Retirement in the United States has been transitioning for some time from a defined benefit system to one that is largely supported by defined contribution plans. Other countries are in similar transitions, with some farther along than others, Vanguard noted in a report released in January.

At one end of the spectrum is Australia, where the compulsory superannuation system is mostly DC-oriented, Vanguard wrote in the report. On the other end is the U.K., which has recently started gravitating toward a DC-supported private system, though most pre-retirees and recent retirees will get the majority of their benefits through a DB plan, according to the report. The other countries included in the report, Canada and the U.S., are at different points in the middle of the spectrum.

Vanguard surveyed people between 55 and 75 years old who either had retired in the prior 10 years, or were planning to retire in the next 10 years. Respondents had a minimum $50,000 (in their respective currencies) of investable assets. The survey was conducted in October and November 2015 among more than 5,660 households.

(Related: Middle-Income Retirees Least Likely to Prefer Annuities: EBRI)

The report found retirees tend to be more satisfied with their financial situation and more confident than pre-retirees, particularly in the U.K. Vanguard believes this is at least partly due to “the resolution of the psychological uncertainty that comes with navigating the transition to retirement.” Furthermore, pre-retirees were more likely to call their financial situation complex.

Retirees were more likely than pre-retirees to feel good about their budgeting and cash flow, with U.K. retirees again reporting the most comfortable situation. More than 40% of U.K. retirees said they could spend freely, compared with approximately a quarter in other countries.

About half of pre-retirees in the U.K., Australia and Canada, and nearly 60% of American retirees, said they believe their country is in a national retirement crisis. However, between 6% and 12% of pre-retirees said their own situation was looking so dire.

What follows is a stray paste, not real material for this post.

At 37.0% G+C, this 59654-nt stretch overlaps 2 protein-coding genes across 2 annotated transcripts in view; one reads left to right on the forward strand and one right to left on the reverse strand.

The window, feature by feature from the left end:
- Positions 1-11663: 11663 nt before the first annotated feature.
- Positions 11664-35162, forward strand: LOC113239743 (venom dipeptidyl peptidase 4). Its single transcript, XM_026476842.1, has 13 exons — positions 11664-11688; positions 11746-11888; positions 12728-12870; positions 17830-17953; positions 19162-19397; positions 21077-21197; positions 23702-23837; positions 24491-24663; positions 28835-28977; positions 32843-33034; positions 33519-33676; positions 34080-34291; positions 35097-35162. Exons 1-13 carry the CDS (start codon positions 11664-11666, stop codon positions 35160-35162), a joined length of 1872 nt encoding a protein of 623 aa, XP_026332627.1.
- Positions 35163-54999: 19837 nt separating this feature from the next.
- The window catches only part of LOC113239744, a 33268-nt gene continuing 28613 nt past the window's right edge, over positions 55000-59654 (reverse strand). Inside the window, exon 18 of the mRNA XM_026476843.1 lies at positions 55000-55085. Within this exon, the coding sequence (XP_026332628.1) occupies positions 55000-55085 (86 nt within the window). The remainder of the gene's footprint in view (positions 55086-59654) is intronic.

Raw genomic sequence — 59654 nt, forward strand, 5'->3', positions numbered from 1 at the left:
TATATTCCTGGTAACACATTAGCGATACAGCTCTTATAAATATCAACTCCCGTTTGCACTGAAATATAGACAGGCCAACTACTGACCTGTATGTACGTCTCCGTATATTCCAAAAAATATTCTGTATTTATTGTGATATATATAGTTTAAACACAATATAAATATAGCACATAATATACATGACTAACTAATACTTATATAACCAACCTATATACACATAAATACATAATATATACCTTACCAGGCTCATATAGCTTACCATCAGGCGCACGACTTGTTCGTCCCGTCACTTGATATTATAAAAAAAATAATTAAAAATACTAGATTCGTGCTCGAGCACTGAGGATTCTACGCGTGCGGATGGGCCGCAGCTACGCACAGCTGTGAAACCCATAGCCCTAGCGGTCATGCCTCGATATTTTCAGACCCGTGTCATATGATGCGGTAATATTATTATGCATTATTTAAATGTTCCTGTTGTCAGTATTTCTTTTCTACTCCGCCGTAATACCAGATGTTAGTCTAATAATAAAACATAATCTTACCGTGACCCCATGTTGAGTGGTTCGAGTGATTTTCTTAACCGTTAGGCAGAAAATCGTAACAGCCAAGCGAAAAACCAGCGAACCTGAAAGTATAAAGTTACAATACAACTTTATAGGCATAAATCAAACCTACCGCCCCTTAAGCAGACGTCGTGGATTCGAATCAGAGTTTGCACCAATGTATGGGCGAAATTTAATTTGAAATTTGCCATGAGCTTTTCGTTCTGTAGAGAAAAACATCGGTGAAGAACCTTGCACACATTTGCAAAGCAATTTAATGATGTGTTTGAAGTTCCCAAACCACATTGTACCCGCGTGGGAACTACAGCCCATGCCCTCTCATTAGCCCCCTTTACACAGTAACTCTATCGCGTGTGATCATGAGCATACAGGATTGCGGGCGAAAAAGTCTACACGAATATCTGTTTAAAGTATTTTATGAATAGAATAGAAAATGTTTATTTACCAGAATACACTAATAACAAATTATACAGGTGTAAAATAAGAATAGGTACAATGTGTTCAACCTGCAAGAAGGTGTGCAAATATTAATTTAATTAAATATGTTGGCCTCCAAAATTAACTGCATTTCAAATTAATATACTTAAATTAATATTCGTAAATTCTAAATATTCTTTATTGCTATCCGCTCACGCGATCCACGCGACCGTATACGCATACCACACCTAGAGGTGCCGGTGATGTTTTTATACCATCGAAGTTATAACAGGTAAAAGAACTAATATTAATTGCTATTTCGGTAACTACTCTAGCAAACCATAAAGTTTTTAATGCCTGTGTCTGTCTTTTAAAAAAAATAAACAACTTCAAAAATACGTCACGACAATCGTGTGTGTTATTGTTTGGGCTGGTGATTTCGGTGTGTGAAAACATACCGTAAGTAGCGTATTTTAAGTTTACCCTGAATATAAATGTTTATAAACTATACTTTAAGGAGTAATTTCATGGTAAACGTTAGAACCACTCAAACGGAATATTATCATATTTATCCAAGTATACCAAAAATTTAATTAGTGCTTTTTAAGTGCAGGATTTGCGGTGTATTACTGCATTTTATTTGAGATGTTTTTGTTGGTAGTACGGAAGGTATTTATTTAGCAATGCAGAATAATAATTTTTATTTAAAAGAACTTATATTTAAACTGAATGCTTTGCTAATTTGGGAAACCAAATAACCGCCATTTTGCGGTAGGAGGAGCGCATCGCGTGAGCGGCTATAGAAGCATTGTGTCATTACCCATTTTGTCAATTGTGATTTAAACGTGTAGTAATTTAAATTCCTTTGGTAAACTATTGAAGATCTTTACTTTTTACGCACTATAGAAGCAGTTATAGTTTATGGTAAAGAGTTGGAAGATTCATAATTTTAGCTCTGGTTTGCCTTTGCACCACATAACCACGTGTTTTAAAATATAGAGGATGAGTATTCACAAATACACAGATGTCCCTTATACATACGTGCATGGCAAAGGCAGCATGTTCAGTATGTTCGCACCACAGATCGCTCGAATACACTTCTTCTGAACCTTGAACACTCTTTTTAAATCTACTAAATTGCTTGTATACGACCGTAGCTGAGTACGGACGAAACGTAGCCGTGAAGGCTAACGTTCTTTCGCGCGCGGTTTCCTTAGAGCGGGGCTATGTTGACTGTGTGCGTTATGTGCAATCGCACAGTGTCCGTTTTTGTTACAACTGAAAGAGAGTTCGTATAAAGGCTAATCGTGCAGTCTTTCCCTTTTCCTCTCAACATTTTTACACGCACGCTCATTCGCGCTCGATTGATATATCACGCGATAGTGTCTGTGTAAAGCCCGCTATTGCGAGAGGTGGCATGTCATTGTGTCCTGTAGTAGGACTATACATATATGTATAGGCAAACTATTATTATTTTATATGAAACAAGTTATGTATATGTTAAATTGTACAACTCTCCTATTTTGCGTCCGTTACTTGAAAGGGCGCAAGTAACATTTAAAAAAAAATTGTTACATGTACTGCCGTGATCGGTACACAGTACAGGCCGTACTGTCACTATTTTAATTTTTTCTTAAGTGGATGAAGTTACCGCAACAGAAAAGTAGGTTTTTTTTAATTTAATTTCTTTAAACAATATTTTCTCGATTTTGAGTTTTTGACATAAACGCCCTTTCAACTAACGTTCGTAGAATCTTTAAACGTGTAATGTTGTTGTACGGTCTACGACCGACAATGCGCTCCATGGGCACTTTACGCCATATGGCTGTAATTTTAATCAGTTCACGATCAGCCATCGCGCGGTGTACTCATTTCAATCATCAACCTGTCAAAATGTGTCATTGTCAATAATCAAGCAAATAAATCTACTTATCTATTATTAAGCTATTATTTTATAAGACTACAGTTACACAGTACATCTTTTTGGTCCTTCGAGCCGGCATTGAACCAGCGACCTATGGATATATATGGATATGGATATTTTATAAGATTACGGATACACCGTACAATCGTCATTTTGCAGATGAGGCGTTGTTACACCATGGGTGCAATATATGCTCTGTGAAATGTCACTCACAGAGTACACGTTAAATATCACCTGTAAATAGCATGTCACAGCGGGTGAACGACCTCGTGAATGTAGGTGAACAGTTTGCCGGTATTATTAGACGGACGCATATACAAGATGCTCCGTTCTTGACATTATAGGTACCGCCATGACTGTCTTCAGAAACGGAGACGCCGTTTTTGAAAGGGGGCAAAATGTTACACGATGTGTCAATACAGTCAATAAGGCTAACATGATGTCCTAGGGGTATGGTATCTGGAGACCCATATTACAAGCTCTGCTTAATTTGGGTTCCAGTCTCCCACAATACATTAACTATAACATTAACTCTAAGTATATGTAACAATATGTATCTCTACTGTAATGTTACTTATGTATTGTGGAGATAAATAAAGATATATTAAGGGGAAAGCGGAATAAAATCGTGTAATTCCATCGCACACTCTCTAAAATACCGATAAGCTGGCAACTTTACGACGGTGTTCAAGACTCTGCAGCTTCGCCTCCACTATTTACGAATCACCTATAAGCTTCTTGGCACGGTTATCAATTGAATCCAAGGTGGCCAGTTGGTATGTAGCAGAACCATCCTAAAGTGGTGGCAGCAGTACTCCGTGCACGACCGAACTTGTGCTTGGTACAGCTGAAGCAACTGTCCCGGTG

That me-versus-them gap is consistent across all four countries, which Vanguard believes reflects the “relative affluence” of the survey sample.

Sources of Income

In the U.S., U.K. and Canada, government pensions are the most common source of retirement income, with between 89% and 95% of pre-retirees saying some of their income will come from government benefits. Retirees’ responses were similar, with between 77% and 84% saying they received income from the government. Employer-sponsored pensions were less common, especially (and unsurprisingly) among pre-retirees.

Across all four countries, pre-retirees and retirees reported similar levels of dependence on personal savings and tax-advantaged accounts, from 75% of Australian respondents, to 88% of Canadian pre-retirees and British retirees.

DC plans were most prevalent in the United States and Australia, where 73% and 83% of pre-retirees in those respective countries said they would receive income from a defined contribution plan.

It’s important to note that between 36% and 46% of pre-retirees said salary and wages will constitute part of their retirement income, but less than 20% of retirees in any country said the same. Just 9% of British retirees and 10% of Australians said they still received a salary or wages as retirees. “Pre-retirees may feel they need more resources in retirement, and so expect to work,” Vanguard wrote. “It could also be true that recent retirees had the same idea, but then, upon retiring, realized that work was no longer necessary in retirement. Pre-retirees may also be overestimating their ability to find suitable work.”

Sources of Information and Planning Assistance

Almost 80% of U.S. respondents said they get financial planning help from a formal source like an advisor or workplace retirement plan, and most are relying on multiple sources. One in 10 respondents in the United States said they rely the government or on informal sources like friends and family to help them plan. Just 13% of pre-retirees and 14% of retirees said they’re taking on retirement planning completely on their own.

“Access to formal help, particularly multiple sources of formal help, increases with assets,” the report noted. “The proportion relying on informal help only or to not have any help at all is higher among those with lower assets.”

Cost was the main reason given for not using a financial advisor, but most respondents who don’t use a formal source of planning assistance just don’t feel like they need it. A third of pre-retirees said they didn’t turn to an advisor or the government for help with planning because they had other sources of support, compared with 36% who said the same of their employer plan and 41% of financial institutions.

The good news is trust wasn’t the biggest issue for respondents who didn’t look for formal retirement help (the bad news for advisors as that they were seen as less trustworthy than financial institutions, employer plans and the government).

Australian respondents were most likely to be skeptical of advisors, while in the U.S., the government was seen as the least trustworthy source of retirement help.

— Read Want a Flexible Retirement? Here’s How 10 Countries Stack Up on ThinkAdvisor.